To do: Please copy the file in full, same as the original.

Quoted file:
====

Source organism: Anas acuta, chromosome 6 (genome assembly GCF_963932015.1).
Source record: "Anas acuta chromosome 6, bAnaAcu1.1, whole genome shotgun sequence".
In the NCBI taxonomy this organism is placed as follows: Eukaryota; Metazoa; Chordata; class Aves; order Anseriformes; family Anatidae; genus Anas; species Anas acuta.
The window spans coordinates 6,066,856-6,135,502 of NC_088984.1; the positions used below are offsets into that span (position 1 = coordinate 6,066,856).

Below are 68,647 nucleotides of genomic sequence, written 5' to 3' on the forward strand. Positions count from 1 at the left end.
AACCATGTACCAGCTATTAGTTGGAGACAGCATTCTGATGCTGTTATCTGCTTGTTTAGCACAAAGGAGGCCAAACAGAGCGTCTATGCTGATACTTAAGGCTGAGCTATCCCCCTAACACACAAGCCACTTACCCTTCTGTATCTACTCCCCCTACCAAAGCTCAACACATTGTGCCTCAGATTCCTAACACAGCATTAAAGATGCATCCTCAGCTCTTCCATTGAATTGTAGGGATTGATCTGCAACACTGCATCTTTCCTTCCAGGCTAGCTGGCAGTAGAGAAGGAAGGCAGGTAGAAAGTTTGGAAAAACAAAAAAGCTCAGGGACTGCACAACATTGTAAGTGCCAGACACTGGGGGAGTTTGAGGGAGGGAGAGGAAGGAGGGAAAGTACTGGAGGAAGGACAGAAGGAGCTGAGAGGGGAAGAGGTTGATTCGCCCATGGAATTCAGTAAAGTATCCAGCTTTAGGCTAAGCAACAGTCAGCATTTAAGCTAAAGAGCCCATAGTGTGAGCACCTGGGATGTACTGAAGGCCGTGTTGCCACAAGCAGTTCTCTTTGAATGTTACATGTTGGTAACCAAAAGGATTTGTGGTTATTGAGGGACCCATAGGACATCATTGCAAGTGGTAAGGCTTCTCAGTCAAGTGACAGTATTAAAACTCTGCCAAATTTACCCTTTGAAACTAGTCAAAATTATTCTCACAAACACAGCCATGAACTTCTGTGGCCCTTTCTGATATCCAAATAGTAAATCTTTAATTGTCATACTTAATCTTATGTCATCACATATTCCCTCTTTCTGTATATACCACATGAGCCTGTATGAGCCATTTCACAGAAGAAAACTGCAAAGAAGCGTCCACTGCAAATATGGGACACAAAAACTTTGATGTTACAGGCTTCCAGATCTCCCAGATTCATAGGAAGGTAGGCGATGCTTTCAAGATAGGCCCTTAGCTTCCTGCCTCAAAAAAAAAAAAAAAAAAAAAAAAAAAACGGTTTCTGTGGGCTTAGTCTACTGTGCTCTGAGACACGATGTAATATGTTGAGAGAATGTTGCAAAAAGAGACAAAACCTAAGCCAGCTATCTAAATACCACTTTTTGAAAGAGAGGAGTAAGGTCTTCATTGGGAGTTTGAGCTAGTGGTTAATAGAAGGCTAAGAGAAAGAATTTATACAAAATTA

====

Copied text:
Source organism: Anas acuta, chromosome 6 (genome assembly GCF_963932015.1).
Source record: "Anas acuta chromosome 6, bAnaAcu1.1, whole genome shotgun sequence".
In the NCBI taxonomy this organism is placed as follows: Eukaryota; Metazoa; Chordata; class Aves; order Anseriformes; family Anatidae; genus Anas; species Anas acuta.
The window spans coordinates 6,066,856-6,135,502 of NC_088984.1; the positions used below are offsets into that span (position 1 = coordinate 6,066,856).

Below are 68,647 nucleotides of genomic sequence, written 5' to 3' on the forward strand. Positions count from 1 at the left end.
AACCATGTACCAGCTATTAGTTGGAGACAGCATTCTGATGCTGTTATCTGCTTGTTTAGCACAAAGGAGGCCAAACAGAGCGTCTATGCTGATACTTAAGGCTGAGCTATCCCCCTAACACACAAGCCACTTACCCTTCTGTATCTACTCCCCCTACCAAAGCTCAACACATTGTGCCTCAGATTCCTAACACAGCATTAAAGATGCATCCTCAGCTCTTCCATTGAATTGTAGGGATTGATCTGCAACACTGCATCTTTCCTTCCAGGCTAGCTGGCAGTAGAGAAGGAAGGCAGGTAGAAAGTTTGGAAAAACAAAAAAGCTCAGGGACTGCACAACATTGTAAGTGCCAGACACTGGGGGAGTTTGAGGGAGGGAGAGGAAGGAGGGAAAGTACTGGAGGAAGGACAGAAGGAGCTGAGAGGGGAAGAGGTTGATTCGCCCATGGAATTCAGTAAAGTATCCAGCTTTAGGCTAAGCAACAGTCAGCATTTAAGCTAAAGAGCCCATAGTGTGAGCACCTGGGATGTACTGAAGGCCGTGTTGCCACAAGCAGTTCTCTTTGAATGTTACATGTTGGTAACCAAAAGGATTTGTGGTTATTGAGGGACCCATAGGACATCATTGCAAGTGGTAAGGCTTCTCAGTCAAGTGACAGTATTAAAACTCTGCCAAATTTACCCTTTGAAACTAGTCAAAATTATTCTCACAAACACAGCCATGAACTTCTGTGGCCCTTTCTGATATCCAAATAGTAAATCTTTAATTGTCATACTTAATCTTATGTCATCACATATTCCCTCTTTCTGTATATACCACATGAGCCTGTATGAGCCATTTCACAGAAGAAAACTGCAAAGAAGCGTCCACTGCAAATATGGGACACAAAAACTTTGATGTTACAGGCTTCCAGATCTCCCAGATTCATAGGAAGGTAGGCGATGCTTTCAAGATAGGCCCTTAGCTTCCTGCCTCAAAAAAAAAAAAAAAAAAAAAAAAAAAACGGTTTCTGTGGGCTTAGTCTACTGTGCTCTGAGACACGATGTAATATGTTGAGAGAATGTTGCAAAAAGAGACAAAACCTAAGCCAGCTATCTAAATACCACTTTTTGAAAGAGAGGAGTAAGGTCTTCATTGGGAGTTTGAGCTAGTGGTTAATAGAAGGCTAAGAGAAAGAATTTATACAAAATTA